First of all, the gardener must decide what type of garden he wishes to plant. There are many styles of gardens from which to choose, including traditional tilled gardens, raised bed gardens, container gardens, and hydroponic gardens.
Though not as well known as some garden types, hydroponic gardening has gained a popular following. The term hydroponic, coming from the Greek words hydros (water) and ponos (labor), was introduced in 1937. It describes the process of growing plants without soil, by using water fortified with a mineral nutrient solution.
Advocates of hydroponic gardening say that the method offers many advantages. Hydroponics can produce plants that grow at a rate of 30-50 percent faster than those in soil. This is because plants growing in soil must expend much energy growing roots that are long enough to glean the necessary water and nutrients from the soil. In hydroponics, the nutrients are readily available to the plant, and it does not have to exert much energy in order to obtain these nutrients. Consequently, plants grown in a hydroponic solution tend to produce higher yields than their soil counterparts. These improved growing statistics may be due to accelerated root growth from the extra oxygen in hydroponic solutions.
Hydroponic plants also tend to avoid many of the problems associated with soil-growing plants, such as bugs, funguses, and many diseases. Thus, hydroponic growers have reduced reliance on pesticides, leading to healthier plants and healthier people. And, of course, healthier plants produce higher yields.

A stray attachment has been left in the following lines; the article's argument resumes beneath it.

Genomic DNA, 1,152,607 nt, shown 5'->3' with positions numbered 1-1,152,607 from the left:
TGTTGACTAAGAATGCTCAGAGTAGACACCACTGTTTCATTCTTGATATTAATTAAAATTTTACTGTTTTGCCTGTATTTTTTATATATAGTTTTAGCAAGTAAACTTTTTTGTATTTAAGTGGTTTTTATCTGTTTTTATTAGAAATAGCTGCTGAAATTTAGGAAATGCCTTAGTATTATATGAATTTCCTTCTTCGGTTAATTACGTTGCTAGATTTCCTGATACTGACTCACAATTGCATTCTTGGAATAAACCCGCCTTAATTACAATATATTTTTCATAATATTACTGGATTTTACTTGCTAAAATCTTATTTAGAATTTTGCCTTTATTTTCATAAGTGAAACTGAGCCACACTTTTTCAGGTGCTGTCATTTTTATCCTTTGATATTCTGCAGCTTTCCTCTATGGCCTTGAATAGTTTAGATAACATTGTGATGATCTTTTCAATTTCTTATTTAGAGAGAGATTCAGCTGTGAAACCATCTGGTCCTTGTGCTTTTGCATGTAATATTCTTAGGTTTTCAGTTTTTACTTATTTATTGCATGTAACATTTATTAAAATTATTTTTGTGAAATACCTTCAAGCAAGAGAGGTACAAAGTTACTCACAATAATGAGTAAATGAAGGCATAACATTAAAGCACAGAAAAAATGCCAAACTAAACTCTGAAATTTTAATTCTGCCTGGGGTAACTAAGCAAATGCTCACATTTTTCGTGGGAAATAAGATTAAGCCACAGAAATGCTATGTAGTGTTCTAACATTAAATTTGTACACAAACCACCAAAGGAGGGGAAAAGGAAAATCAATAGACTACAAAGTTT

Additionally, it is easier for hydroponic gardeners to monitor the pH and nutrients levels in which they are growing their plants.
Hydroponic gardening is advantageous to environmentally-minded individuals because it uses less water, and of course less soil, than traditional methods of gardening. In fact, when a hydroponic gardener uses a recycling hydroponic system, the water usage is only about 10% of that used in a traditional soil garden. These advantages of hydroponics are particularly beneficial in areas where soil erosion and soil contamination is a problem.
Another big advantage is that hydroponic gardening uses much less space than traditional gardening. In fact, a hydroponic garden only takes about 20% of the space of a regular garden in order to produce a similar yield. For city dwellers, this means that a hydroponic system can produce sizable yields even in cramped spaces.
Though the initial cost of starting a hydroponic garden is more than that of starting a traditional soil garden, a hydroponic garden is less expensive to maintain.
Gardeners interested in implementing a hydroponic system must decide whether they would prefer to buy or build such a system. Buying an inexpensive hydroponic system is usually the best first step for a beginning hydroponic gardener. Once the gardener feels more comfortable with the operation of a hydroponic system, she can begin building a customized system.
Though hydroponic gardening may seem daunting at first, if the gardener does her research and becomes familiar with the method, she can enjoy the many benefits of hydroponic gardening for years to come.